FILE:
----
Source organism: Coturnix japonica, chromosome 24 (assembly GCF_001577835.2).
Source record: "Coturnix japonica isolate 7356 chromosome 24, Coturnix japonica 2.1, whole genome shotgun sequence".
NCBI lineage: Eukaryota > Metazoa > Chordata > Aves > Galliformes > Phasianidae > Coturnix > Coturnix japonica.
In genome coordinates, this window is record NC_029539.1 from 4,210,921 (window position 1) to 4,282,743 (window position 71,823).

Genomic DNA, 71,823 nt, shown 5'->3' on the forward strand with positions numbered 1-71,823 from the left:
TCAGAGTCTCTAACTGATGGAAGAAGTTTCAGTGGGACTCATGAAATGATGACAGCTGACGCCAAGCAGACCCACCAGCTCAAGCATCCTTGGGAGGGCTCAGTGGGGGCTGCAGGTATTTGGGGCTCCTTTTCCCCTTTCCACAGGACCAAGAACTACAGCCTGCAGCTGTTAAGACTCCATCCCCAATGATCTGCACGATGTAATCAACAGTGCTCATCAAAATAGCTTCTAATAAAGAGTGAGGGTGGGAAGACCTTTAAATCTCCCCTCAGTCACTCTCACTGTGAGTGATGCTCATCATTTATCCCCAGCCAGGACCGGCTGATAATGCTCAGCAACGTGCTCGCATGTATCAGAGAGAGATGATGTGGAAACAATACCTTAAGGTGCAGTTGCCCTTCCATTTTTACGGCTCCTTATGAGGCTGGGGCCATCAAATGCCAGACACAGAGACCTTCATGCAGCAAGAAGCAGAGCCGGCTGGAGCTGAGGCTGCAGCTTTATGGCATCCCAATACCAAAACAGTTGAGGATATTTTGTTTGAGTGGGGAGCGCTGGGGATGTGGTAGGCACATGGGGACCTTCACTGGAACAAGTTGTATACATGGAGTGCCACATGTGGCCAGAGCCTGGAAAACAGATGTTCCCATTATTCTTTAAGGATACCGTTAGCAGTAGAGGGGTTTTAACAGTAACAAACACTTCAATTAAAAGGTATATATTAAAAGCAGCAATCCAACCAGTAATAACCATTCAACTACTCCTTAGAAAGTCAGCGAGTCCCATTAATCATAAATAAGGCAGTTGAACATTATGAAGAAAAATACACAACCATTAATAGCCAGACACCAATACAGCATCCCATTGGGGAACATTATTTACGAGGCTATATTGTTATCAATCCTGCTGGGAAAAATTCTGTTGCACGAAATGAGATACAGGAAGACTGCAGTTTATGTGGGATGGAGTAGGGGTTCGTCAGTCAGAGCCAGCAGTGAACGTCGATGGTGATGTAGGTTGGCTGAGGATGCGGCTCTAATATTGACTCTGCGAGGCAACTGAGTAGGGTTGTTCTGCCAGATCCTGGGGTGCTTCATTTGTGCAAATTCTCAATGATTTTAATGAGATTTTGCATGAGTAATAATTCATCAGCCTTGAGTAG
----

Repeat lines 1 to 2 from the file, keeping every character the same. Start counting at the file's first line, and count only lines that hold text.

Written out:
Source organism: Coturnix japonica, chromosome 24 (assembly GCF_001577835.2).
Source record: "Coturnix japonica isolate 7356 chromosome 24, Coturnix japonica 2.1, whole genome shotgun sequence".